Things To Know About SLE In A Child

Did you recently notice that your child's joints are swollen? If you are having a hard time figuring out what is causing the swelling, it might be because of his or her systemic lupus erythematosus (SLE). Basically, SLE is an autoimmune disease that can become fatal if the proper type of treatment isn't done before it progresses too far. The best thing that you can do for your child is to take him or her to get examined by a pediatrician so a diagnosis can be made as soon as possible. This article covers some of the important things that should be known about a child suffering from SLE.

How Does a Child Get SLE?

If your child is diagnosed with SLE, it basically means that his or her immune system does not work correctly. For example, the immune system begins to attack the body and cause harm when it should be protecting it against illness. The most important thing that makes SLE a chronic disease is that it can attack your child's body in any area.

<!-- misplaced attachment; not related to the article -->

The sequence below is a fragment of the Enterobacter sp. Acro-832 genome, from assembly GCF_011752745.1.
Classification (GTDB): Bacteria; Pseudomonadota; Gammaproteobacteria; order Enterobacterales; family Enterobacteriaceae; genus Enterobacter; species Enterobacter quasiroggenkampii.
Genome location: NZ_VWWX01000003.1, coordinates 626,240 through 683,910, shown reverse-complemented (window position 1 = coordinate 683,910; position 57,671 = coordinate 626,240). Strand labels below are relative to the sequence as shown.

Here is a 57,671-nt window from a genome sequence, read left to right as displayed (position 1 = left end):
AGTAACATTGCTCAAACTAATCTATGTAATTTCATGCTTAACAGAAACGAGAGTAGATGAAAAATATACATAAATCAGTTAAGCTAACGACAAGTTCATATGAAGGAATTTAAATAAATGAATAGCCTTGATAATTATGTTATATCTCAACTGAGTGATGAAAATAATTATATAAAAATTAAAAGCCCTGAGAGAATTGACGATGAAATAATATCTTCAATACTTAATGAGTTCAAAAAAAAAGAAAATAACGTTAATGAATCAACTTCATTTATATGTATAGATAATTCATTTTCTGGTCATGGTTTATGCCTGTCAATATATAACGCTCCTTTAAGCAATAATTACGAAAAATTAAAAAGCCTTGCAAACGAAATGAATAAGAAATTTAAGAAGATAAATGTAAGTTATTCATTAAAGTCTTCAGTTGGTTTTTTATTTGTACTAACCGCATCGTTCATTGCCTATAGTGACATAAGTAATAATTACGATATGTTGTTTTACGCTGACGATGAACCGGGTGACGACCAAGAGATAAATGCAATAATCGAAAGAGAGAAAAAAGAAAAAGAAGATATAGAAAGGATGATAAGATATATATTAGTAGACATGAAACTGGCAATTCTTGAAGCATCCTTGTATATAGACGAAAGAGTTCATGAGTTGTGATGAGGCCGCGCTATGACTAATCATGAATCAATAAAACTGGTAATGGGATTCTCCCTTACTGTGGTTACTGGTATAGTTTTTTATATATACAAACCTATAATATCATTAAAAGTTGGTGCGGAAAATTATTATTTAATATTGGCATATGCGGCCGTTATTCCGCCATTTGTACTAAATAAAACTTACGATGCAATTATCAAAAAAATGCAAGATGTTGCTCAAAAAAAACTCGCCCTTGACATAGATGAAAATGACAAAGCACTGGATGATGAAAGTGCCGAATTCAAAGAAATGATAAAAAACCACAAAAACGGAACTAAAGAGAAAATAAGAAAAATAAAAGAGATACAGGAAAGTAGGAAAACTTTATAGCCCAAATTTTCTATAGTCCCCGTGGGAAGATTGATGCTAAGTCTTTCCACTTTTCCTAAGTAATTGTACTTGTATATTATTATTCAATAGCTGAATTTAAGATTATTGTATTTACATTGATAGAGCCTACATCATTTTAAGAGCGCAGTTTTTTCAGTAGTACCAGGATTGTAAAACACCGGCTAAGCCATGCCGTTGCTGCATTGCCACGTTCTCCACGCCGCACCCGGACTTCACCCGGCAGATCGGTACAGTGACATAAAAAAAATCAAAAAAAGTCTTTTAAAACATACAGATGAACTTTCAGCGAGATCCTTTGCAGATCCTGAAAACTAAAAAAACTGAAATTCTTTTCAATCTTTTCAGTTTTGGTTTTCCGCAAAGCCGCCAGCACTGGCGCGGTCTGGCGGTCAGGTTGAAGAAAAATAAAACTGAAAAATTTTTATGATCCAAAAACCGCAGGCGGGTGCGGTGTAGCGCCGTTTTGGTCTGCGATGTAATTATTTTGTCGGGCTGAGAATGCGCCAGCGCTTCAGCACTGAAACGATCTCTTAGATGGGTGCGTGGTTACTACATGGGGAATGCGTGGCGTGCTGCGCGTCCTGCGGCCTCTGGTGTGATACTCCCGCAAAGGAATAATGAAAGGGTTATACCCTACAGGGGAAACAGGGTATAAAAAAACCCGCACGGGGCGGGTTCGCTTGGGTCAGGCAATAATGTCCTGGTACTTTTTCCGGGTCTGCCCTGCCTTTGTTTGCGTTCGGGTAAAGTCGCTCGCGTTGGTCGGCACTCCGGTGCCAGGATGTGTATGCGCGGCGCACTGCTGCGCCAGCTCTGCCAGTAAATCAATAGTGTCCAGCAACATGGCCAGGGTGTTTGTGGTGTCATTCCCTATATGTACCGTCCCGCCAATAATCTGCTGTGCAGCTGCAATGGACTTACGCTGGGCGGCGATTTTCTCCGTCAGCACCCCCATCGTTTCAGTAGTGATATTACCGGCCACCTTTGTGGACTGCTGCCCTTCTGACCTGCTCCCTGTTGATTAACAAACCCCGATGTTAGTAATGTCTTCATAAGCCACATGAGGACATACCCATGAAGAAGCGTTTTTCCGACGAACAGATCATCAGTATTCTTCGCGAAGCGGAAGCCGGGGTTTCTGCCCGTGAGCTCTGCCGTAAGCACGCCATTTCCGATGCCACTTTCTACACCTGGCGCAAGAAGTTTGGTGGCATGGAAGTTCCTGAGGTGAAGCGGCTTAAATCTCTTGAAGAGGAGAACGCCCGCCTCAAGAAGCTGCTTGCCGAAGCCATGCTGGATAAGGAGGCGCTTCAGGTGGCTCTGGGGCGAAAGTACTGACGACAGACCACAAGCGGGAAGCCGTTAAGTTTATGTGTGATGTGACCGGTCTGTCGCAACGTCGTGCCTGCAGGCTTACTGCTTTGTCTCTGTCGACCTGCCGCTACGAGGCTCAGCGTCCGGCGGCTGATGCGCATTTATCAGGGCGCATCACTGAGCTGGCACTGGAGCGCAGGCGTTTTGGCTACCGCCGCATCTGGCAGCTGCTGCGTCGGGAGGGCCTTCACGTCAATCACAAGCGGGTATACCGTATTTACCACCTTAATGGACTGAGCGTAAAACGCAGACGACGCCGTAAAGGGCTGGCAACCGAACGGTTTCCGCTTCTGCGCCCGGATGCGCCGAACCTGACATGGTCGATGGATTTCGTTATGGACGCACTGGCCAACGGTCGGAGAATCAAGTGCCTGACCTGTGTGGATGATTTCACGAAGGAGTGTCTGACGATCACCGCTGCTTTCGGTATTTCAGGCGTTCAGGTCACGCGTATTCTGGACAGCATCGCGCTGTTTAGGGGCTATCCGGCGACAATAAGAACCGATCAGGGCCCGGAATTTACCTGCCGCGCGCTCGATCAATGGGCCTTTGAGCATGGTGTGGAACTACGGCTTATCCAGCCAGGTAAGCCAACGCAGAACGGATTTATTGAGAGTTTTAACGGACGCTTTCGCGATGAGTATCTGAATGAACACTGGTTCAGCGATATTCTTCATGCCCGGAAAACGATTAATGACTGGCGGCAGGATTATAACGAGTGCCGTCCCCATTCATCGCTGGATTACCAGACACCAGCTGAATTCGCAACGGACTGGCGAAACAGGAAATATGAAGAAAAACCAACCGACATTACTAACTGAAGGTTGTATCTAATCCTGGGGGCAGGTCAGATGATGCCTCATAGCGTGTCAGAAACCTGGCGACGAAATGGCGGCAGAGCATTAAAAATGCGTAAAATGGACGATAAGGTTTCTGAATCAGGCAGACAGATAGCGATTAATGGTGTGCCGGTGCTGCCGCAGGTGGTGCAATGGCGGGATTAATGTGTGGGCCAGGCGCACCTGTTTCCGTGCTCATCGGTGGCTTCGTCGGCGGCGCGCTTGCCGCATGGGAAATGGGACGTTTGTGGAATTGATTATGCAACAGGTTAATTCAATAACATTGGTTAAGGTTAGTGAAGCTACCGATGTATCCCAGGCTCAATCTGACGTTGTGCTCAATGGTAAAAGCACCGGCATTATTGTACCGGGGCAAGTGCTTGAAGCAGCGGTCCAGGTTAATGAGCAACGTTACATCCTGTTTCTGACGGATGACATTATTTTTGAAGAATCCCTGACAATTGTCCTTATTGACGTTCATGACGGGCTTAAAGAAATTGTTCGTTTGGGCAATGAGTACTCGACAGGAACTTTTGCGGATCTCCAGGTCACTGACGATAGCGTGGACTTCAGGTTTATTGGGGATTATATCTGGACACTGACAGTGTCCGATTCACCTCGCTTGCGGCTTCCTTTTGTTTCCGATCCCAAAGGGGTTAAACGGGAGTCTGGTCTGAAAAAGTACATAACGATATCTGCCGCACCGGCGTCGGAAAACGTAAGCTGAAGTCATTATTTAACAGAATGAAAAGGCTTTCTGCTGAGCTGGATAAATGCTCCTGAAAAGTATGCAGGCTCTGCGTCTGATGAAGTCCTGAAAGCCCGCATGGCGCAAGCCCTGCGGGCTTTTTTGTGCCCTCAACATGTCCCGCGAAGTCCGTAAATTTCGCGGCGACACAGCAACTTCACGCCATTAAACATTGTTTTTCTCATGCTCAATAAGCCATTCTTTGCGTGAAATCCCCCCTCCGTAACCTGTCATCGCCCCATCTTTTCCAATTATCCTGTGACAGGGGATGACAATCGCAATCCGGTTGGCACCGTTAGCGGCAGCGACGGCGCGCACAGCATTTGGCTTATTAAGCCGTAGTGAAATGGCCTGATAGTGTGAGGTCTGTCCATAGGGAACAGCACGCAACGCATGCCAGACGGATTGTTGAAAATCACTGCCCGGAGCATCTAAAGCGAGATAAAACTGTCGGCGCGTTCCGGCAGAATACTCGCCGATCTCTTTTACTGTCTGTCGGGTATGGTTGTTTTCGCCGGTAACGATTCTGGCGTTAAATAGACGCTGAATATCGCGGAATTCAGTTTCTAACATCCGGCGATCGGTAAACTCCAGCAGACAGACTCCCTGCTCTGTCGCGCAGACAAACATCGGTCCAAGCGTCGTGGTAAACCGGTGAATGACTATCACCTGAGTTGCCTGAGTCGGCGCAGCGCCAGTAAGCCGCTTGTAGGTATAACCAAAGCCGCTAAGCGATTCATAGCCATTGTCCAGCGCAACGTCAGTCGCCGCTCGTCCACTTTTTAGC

Are There Other Symptoms Besides Swollen Joints?

There are numerous symptoms that your child might experience, but it depends on how far the disease has progressed. For example, a high fever is one of the symptoms that can be experience during the early stage of SLE. At some point, your child can develop a rash that resembles the shape of a butterfly, which extends from cheek to cheek over the nose. Abdominal pain, weakness, and hair loss are some of the other SLE symptoms.

What Can Lead to SLE Becoming Fatal?

The key to surviving SLE is to prevent it from attacking the most vital body parts, such as the kidneys. Being that the disease can attack any area of the body, it is possible for it to weaken the heart. Your child's liver can also stop functioning as it should, which can lead to toxins remaining in the body.

Does a Diagnosis Require Numerous Tests?

You will basically be asked about the type of symptoms that your child is experiencing in order for a diagnosis for SLE to be made. The pediatrician will want to make sure that there are no other medical conditions that are responsible for the symptoms. Your child's face will be thoroughly examined for signs of the rash that is common for sufferers of lupus. The extent of tests administered will solely be based on your child's specific condition. Treating SLE will also depend on the stage of the disease that your child is in.